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State v. M22 LLC

United States District Court, W.D. Michigan, Southern Division

April 21, 2017

STATE OF MICHIGAN, Plaintiff,
v.
M22 LLC, Defendant.

          OPINION FINDING LACK OF JURISDICTION

          GORDON J. QUIST UNITED STATES DISTRICT JUDGE

         Plaintiff, State of Michigan, filed a complaint in the Ingham County Circuit Court seeking declaratory relief in connection with a pending proceeding that the State filed against Defendant, M22, LLC (M22), before the United States Patent and Trademark Office's Trademark Trial and Appeal Board (TTAB). In the TTAB proceeding, the State sought cancellation of certain registered trademarks owned by M22 that depict the State's M-22 trunkline marker. In its state-court complaint, the State sought a declaratory judgment that the Manual on Uniform Traffic Control Devices (MUTCD) applies to M22 and its use and registration of the State's M-22 trunkline route marker as a trademark, and that the use of the M-22 trunkline route marker as a trademark is unlawful under both state and federal law. (ECF No. 1-1 at PageID.15, 28.) M22 removed the case to this Court pursuant to 28 U.S.C. § 1441(a), on the ground that the assumed coercive action that M22 would bring against the State would be a claim under the Lanham Act. M22 thus alleged that this Court has jurisdiction pursuant to 28 U.S.C. § 1338(a). (ECF No. 1 at PageID.2, 7.)

         Following removal, the Court issued an Order directing the parties to address the Court's jurisdictional concerns. (ECF No. 12.) The parties have filed briefs as directed. Having reviewed the briefs, the Court concludes that it lacks declaratory judgment jurisdiction under both Article III and the Declaratory Judgment Act because an actual controversy does not exist.[1] Accordingly, because the Court lacks jurisdiction to entertain the State's declaratory judgment action, the Court will remand this matter to the state court.

         I. Background

         Pursuant to the Michigan Vehicle Code and federal law, the State has adopted the MUTCD as a uniform system of traffic-control devices. (ECF no. 1-1 at PageID.13-14.) The MUTCD embodies regulations adopted by the Federal Highway Administration and is the national standard for all traffic-control devices, e.g., road signs, traffic signals, etc., installed on pubic streets, highways, and private roads open to public travel. (Id. at PageID.2-3.) To qualify for federal funding on road projects, recipient states must adopt the MUTCD, or a state manual in substantial conformance with the MUTCD, and supplement the MUTCD or state manual as required by law and with approval by the Federal Highway Administration. (Id. at PageID.20.) The State first included its M-22 trunkline highway sign, with its distinctive white diamond design, in its 1971 version of the MUTCD.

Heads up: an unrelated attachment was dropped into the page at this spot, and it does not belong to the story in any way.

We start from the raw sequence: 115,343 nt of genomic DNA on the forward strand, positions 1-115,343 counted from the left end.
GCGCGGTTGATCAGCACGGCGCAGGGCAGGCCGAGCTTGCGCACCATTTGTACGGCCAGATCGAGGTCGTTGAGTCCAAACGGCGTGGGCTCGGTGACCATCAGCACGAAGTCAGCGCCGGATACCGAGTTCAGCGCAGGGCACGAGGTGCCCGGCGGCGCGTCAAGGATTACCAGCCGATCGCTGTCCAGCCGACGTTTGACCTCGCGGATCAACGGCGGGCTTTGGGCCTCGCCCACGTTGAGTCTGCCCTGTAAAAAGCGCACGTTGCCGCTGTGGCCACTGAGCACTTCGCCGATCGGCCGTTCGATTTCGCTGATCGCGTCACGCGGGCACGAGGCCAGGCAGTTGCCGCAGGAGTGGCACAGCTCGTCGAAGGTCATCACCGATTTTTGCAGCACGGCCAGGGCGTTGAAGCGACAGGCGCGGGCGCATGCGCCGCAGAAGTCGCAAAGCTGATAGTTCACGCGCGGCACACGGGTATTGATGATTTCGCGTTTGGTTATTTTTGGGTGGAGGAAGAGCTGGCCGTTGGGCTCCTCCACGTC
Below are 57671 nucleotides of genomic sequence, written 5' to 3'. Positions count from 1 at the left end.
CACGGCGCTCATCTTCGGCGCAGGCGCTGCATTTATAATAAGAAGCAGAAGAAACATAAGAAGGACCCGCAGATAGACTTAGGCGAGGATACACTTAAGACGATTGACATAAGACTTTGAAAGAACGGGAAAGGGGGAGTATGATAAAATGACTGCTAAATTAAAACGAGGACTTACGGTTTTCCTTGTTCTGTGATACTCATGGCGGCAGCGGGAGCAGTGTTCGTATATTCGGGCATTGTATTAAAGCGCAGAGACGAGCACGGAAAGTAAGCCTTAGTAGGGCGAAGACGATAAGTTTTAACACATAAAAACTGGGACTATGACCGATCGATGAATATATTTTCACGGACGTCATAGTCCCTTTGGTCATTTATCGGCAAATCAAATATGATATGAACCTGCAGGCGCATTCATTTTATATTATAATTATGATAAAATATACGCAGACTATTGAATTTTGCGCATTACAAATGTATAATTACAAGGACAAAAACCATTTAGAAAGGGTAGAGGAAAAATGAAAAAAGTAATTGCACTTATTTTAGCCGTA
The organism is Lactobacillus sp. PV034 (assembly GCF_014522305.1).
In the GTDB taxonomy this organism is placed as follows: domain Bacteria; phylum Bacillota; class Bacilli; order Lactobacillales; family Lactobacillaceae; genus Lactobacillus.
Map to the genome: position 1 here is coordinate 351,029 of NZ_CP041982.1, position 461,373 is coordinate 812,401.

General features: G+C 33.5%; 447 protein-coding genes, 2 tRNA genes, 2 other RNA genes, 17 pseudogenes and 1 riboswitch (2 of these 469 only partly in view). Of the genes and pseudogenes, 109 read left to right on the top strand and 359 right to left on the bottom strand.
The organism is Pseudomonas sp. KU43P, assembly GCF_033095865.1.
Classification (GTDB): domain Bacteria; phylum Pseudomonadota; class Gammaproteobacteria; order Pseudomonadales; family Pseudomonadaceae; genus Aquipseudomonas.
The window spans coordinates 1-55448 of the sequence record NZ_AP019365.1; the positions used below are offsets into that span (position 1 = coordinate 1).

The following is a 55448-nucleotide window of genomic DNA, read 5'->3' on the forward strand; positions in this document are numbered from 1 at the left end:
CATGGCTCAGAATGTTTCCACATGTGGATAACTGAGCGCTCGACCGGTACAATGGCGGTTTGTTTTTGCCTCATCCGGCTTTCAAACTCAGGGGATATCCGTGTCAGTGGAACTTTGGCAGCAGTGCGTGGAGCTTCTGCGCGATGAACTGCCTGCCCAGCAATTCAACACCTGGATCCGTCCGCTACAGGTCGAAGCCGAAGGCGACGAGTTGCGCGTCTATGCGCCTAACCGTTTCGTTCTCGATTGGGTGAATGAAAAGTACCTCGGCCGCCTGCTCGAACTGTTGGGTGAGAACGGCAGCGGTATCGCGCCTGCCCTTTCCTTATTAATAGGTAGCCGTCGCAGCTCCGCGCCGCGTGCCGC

M22 is a limited liability company located in Traverse City, Michigan. M22 produces and sells clothing and other retail merchandise that feature a depiction of the M-22 trunkline marker. M22 also uses the M-22 trunkline marker to advertise events that originate near highway M-22. (Id. at PageID.277.) M22 owns several registered trademarks that incorporate the State's M-22 marker, including Reg. No. 3348635, for use in association with apparel, and Reg. No. 3992159, for use in association with retail store services (collectively “the Marks”). (ECF Nos. 5-2, 5-3.)

         In May 2012, the State's Attorney General determined that no entity can lawfully claim exclusive control over use of the State's trunkline route marker design. (ECF No. 1-1 at PageID.26.) Thereafter, the State sent a letter to M22 seeking M22's cooperation in canceling the Marks, but M22 refused. (Id.) M22 has threatened to sue other users of the State's trunkline markers with M-22, M-25, M-26, M-28, M-37, and M-119 in the diamond design for trademark infringement, but it apparently has never threatened to sue the State for trademark infringement. (Id. at PageID.26-27.)

         In December 2013, the State filed a proceeding before the TTAB seeking cancellation of the Marks. The State alleged that M22's use of the Marks was in violation of the law, based on the following provision from the MUTCD:

Traffic control devices shall be defined as all signs, signals, markings, and other devices used to regulate, warn, or guide traffic, placed on, over, or adjacent to a street, highway, pedestrian facility, or bikeway by authority of any public agency having jurisdiction.
. . . .
Any traffic control device design or application provision contained in this Manual shall be considered to be in the public domain. Traffic control devices contained in this Manual shall not be protected by a patent, trademark, or copyright, except for the Interstate Shield and any other items owned by the [Federal Highway Administration].

(Id. at PageID.18-19.) In August 2015, the TTAB issued an order denying the State's motion for summary judgment on its unlawful use in commerce claim, stating:

At a minimum, genuine disputes of material fact remain as to the legal effect, if any, of the Manual on Uniform Traffic Control Devices (MUTCD), as supplemented, whether the provisions of the MUTCD apply to [M22], whether there has been a violation of the supplemented MUTCD, and, if so, whether such violation can be considered unlawful so as to warrant the cancellation of [M22's] registrations.

(Id. at PageID.27, 34.) Thereafter, the State filed its instant complaint in state court, seeking a judicial declaration that M22's use and ...


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